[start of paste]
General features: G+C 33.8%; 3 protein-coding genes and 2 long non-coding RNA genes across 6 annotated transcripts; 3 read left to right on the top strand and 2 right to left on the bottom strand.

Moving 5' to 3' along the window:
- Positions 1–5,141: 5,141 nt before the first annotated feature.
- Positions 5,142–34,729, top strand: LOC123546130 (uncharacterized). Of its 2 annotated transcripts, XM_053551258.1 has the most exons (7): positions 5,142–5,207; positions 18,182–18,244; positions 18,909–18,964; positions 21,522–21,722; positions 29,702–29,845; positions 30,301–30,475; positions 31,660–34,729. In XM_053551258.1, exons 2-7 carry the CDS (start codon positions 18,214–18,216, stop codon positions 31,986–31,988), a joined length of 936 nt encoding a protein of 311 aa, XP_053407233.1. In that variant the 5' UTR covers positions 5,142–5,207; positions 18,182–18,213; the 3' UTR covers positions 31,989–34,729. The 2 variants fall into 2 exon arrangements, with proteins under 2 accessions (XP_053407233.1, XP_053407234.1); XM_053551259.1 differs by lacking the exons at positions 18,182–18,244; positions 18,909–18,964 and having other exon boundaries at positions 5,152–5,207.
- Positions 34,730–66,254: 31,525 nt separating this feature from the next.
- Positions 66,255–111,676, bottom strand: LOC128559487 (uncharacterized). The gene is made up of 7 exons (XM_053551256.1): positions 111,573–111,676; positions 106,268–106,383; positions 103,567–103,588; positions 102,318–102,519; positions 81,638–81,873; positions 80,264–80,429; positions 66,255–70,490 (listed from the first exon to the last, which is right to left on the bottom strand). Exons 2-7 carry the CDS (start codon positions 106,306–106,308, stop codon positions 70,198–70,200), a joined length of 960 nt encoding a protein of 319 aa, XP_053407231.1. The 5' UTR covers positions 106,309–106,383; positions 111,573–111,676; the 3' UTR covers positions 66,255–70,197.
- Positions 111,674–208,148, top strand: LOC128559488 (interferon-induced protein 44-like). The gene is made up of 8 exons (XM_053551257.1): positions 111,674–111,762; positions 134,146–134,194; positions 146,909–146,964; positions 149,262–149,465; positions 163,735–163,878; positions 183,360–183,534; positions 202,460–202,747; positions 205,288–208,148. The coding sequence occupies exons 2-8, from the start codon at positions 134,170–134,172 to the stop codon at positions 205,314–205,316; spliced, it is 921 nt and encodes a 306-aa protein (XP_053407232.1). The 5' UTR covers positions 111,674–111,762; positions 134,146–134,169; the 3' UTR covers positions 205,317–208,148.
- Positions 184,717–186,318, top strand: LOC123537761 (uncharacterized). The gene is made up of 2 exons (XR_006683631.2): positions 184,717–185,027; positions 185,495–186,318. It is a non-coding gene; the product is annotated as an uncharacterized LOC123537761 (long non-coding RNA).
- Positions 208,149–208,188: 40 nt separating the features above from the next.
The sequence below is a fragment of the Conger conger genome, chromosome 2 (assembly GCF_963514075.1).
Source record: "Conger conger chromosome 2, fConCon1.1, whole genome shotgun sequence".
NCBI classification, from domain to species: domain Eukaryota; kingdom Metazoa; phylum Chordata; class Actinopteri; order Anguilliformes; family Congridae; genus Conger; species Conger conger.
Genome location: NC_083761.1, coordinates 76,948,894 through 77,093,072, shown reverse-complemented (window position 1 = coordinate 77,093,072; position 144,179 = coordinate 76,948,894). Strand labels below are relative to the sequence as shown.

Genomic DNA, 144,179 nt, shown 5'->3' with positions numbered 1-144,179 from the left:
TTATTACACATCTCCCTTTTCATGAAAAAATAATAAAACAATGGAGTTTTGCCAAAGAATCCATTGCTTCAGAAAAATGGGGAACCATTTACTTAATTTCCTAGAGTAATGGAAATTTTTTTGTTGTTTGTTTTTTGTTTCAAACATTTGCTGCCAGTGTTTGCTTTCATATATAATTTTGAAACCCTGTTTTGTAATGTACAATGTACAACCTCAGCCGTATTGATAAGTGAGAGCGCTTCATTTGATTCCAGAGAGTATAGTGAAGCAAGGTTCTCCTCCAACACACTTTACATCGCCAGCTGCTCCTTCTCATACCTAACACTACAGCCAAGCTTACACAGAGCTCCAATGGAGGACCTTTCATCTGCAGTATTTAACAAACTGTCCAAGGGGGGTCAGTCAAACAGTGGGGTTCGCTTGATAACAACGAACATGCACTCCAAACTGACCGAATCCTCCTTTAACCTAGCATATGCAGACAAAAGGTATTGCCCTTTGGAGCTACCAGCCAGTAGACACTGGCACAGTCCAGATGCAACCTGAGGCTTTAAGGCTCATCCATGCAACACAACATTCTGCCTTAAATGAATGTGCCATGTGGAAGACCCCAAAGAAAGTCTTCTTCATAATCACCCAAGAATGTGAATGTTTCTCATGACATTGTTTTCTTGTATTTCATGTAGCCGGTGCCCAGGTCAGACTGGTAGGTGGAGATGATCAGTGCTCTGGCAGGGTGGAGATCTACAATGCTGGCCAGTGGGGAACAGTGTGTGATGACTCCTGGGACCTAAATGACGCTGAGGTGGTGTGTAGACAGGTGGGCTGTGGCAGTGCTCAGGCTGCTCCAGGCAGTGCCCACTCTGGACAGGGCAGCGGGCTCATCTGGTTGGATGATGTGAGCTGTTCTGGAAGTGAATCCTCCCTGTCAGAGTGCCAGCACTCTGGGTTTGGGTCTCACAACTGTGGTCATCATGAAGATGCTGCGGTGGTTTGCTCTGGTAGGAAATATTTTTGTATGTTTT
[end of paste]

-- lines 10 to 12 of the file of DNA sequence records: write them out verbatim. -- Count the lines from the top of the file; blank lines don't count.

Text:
The sequence below is a fragment of the Conger conger genome, chromosome 2 (assembly GCF_963514075.1).
Source record: "Conger conger chromosome 2, fConCon1.1, whole genome shotgun sequence".
NCBI classification, from domain to species: domain Eukaryota; kingdom Metazoa; phylum Chordata; class Actinopteri; order Anguilliformes; family Congridae; genus Conger; species Conger conger.